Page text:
The Coronavirus Aid, Relief, and Economic Security Act is the largest stimulus package in United States history. (Shutterstock photo)

Relief for Small Business

How the SBA’s CARES Act will provide significant stimulus

Back Web Only Mar 27, 2020 By James Beckwith

The Coronavirus Aid, Relief, and Economic Security Act, which passed the House of Representatives on March 27 and was signed into law by President Donald Trump, will provide significant relief for small businesses affected by the coronavirus outbreak.

This is the largest stimulus package in United States history. Relief in the $2 trillion stimulus package includes about $350 billion for Small Business Administration loan guarantees and subsidies and additional funding for SBA resources. The SBA will create legislation and policy to implement this process, which could take up to four weeks.

Click here for more coronavirus coverage

The bill stipulates that funds from SBA loans can be used for payroll support (including paid sick, medical or family leave and costs related to the continuation of group health care benefits during those periods of leave), employee salaries, mortgage payments, rent (including rent under a lease agreement), utilities, and debt obligations incurred before the covered period. Borrower eligibility requirements include whether a business was in operation on Feb. 15, 2020, and had employees for whom the borrower paid salaries and payroll taxes.

There are expected to be advantages to loans made under the CARES Act, including longer repayment terms. There is also debt forgiveness if certain conditions are met, requiring lenders to provide complete payment deferment relief for affected borrowers with loans guaranteed under SBA section 7(a) for a specified period of time.The SBA will provide guidance to lenders on the deferment process. There is more to come. Here are some of its highlights:

  • Your business must have substantial economic injury/financial losses due to COVID-19.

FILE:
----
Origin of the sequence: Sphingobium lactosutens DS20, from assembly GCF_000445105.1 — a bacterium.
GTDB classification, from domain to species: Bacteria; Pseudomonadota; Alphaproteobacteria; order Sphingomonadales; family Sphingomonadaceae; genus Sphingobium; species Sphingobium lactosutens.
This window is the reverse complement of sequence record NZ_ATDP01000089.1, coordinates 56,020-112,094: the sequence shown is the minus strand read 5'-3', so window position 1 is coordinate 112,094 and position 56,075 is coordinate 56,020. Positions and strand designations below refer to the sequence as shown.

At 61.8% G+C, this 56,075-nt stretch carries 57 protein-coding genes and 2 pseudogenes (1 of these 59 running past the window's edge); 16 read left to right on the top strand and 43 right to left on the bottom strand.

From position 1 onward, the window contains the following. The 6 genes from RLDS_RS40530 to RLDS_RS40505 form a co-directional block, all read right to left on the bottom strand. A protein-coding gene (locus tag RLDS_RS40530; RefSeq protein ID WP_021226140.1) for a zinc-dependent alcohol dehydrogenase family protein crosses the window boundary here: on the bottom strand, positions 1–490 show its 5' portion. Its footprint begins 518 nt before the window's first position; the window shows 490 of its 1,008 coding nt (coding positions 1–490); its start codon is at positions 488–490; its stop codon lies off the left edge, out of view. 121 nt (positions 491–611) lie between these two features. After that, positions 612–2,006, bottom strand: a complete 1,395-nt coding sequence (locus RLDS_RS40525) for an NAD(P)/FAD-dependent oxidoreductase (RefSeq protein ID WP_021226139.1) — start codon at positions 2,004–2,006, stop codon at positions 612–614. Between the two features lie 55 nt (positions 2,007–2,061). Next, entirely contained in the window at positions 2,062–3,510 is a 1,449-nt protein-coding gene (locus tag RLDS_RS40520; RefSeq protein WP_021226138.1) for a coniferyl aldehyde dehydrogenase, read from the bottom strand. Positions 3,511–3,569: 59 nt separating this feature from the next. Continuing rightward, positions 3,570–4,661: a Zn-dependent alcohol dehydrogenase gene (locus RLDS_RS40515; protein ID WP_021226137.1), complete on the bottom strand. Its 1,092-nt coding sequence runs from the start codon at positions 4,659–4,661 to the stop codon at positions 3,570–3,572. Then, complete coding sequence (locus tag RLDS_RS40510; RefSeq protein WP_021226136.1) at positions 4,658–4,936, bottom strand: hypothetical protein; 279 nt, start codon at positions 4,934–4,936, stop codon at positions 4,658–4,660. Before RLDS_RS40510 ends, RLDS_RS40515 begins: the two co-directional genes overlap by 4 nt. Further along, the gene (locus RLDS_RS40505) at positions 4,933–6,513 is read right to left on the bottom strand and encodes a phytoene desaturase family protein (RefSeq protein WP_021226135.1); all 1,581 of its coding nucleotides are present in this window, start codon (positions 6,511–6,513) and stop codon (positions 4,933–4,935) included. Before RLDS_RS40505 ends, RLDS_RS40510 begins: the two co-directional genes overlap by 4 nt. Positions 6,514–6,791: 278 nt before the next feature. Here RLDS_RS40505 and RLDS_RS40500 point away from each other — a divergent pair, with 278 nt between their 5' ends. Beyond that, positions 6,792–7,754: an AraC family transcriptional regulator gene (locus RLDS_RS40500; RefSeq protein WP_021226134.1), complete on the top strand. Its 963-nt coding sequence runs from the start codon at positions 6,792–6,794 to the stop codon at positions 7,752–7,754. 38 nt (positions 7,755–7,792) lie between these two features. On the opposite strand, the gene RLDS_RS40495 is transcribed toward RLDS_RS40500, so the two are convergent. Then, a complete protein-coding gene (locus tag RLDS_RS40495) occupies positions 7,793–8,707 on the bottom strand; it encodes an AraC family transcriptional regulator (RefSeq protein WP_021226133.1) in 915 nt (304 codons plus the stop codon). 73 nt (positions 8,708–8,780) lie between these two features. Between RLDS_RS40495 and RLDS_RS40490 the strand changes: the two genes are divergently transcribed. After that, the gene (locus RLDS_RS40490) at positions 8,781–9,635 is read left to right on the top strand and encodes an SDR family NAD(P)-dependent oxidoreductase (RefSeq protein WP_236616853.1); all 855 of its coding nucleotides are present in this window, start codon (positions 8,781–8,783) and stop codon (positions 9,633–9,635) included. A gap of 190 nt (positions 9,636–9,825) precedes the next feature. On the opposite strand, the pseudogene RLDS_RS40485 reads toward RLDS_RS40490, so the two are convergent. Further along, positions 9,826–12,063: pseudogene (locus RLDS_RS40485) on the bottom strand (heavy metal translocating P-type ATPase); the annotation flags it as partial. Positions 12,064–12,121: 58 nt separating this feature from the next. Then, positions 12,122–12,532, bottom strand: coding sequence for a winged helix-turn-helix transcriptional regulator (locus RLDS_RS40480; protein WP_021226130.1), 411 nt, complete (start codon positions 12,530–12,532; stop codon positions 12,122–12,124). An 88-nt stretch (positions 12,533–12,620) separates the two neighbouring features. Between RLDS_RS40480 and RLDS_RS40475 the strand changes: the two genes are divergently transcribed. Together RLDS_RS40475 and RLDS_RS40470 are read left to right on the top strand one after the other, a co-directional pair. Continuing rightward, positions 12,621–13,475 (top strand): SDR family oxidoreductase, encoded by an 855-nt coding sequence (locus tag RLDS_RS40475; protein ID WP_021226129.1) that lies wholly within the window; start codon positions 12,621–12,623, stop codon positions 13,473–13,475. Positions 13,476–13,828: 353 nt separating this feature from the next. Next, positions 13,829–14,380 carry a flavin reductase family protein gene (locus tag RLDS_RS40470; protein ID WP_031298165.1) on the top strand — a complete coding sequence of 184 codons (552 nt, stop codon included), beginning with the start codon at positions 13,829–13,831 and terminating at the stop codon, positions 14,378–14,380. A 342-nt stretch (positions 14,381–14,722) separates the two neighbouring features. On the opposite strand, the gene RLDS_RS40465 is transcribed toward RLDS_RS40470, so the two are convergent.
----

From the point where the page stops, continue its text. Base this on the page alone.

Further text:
• Loans are available March 1 through June 30.
  • The SBA 7(a) maximum loan size increases to $10 million.
  • The balance of the loan is guaranteed by the federal government. 
  • Eligibility includes small businesses and most private nonprofits (there are exclusions for those already receiving assistance) that employ fewer than 500 employees.

This legislation will assist small businesses and help ensure our region’s economy will endure with strength and resilience. 

James Beckwith is president and CEO of Five Star Bank, a preferred SBA lender and community business bank. Five Star will participate in the CARES program.

Stay up to date on the effects of the coronavirus on people and business in the Capital Region: Subscribe to the Comstock’s newsletter today.

Recommended For You

Legislature Passes $1.1 Billion in Emergency Coronavirus Funding — Then Leaves the Capitol

In an urgent attempt to prepare California for a surge of critically ill coronavirus patients, state lawmakers Monday allocated up to $1 billion for an unprecedented ramp-up of hospital capacity, and then, in an extraordinary move, went home for a month — or perhaps longer — effectively shutting down business at the state Capitol as Americans face growing calls to isolate themselves. 

Mar 17, 2020 Laurel Rosenhall, Rachel Becker & Ana B. Ibarra